According to Tuttle, “In the United States, we spend more on medicine and health care, but we have very poor outcomes … What we need to do is the hard work of self care. Get enough rest, drink enough fluids, eat the right things … Many of us are going to live a lot longer than prior generations, … but how will we be living? We want to live well.”
Debbie Blank can be contacted at firstname.lastname@example.org or 812-934-4343, Ext. 113.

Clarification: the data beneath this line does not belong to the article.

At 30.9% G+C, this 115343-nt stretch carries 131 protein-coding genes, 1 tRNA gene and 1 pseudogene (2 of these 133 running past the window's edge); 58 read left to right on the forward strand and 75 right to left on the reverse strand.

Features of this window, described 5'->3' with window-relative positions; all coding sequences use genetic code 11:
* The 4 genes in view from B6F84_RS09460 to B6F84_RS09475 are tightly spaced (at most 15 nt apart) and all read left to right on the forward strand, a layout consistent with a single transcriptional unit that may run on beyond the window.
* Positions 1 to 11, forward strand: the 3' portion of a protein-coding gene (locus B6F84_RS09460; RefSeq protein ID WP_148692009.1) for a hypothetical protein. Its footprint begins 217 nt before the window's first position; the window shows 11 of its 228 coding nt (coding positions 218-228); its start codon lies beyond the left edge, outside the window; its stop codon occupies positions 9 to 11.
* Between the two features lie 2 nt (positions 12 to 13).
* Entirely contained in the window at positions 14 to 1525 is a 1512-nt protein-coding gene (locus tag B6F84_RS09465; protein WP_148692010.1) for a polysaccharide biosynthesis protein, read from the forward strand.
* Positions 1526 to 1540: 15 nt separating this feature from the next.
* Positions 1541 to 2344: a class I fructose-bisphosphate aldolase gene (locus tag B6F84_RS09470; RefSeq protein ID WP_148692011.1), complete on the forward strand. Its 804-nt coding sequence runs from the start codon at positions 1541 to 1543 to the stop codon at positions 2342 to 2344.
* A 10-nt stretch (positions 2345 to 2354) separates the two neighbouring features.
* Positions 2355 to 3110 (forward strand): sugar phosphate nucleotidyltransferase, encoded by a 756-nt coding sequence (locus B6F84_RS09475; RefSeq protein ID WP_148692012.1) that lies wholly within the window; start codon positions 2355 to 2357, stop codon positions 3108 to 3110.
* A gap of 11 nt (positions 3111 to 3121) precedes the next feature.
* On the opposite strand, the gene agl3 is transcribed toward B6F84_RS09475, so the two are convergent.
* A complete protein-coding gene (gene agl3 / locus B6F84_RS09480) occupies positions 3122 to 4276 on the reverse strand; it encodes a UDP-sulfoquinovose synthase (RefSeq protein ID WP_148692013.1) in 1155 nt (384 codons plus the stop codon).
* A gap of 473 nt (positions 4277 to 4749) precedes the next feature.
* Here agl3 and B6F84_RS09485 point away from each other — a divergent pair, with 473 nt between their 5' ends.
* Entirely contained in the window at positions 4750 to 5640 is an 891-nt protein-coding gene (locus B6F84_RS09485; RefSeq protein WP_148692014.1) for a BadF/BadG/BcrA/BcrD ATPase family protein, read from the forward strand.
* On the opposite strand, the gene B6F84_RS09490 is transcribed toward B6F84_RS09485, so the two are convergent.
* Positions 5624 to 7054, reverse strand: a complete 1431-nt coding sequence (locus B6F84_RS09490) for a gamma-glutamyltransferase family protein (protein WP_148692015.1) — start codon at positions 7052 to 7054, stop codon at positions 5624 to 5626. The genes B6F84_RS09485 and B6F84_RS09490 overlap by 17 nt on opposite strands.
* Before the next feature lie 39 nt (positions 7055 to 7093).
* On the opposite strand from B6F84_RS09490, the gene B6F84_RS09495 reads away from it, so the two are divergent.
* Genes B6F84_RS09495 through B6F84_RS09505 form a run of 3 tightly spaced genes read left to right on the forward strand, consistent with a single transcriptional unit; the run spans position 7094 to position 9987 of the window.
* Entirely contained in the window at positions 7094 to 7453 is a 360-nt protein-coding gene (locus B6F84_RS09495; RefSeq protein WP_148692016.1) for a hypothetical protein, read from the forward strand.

• Tuttle advised tailoring Medicare Part D for current medications. The insurer can be switched annually as medications change. • She suggested that persons 60 and up get shingles vaccines, which cost about $180 and are covered by Medicare and perhaps other insurance companies. "It's really worth it" to prevent the painful infection that can last for a long time. • "Another thing we recommend sometimes is a Lifeline unit" costing $35 a month so a senior citizen who is alone can push a button to phone for help. If he or she can't get to a phone, a Lifeline employee will ask questions using a microphone, then call a neighbor or friend listed to help. First Alert technology senses a fall and calls for help automatically for a $45 monthly fee. • A Phillips Medication Dispensing System sounds an alarm to let the person know it's time to take a medication. The system indicates if a pill is not taken and will not let a person take it late. The system, costing $75 monthly, can be filled with up to 40 days of medication, taken up to six times daily. • Nancy Reagan called Alzheimer's disease "the long goodbye." The manager noted when a person loses his or her memory, it can become "very distracting and upsetting to the mate." Caregivers may attend monthly support groups in Milan and Lawrenceburg. "You need that support." • "One of the things that is a little-known fact: Once you're in a hospital and go home, you're six times more likely to have a fall" due to being in bed, not exercising and taking medications. "The longer you can keep yourself functioning, you're giving yourself a gift" of quality of life. If a person does fall, the best way to get up, especially if alone, is to roll over on one side, rise up on all fours, crawl to a chair and push up.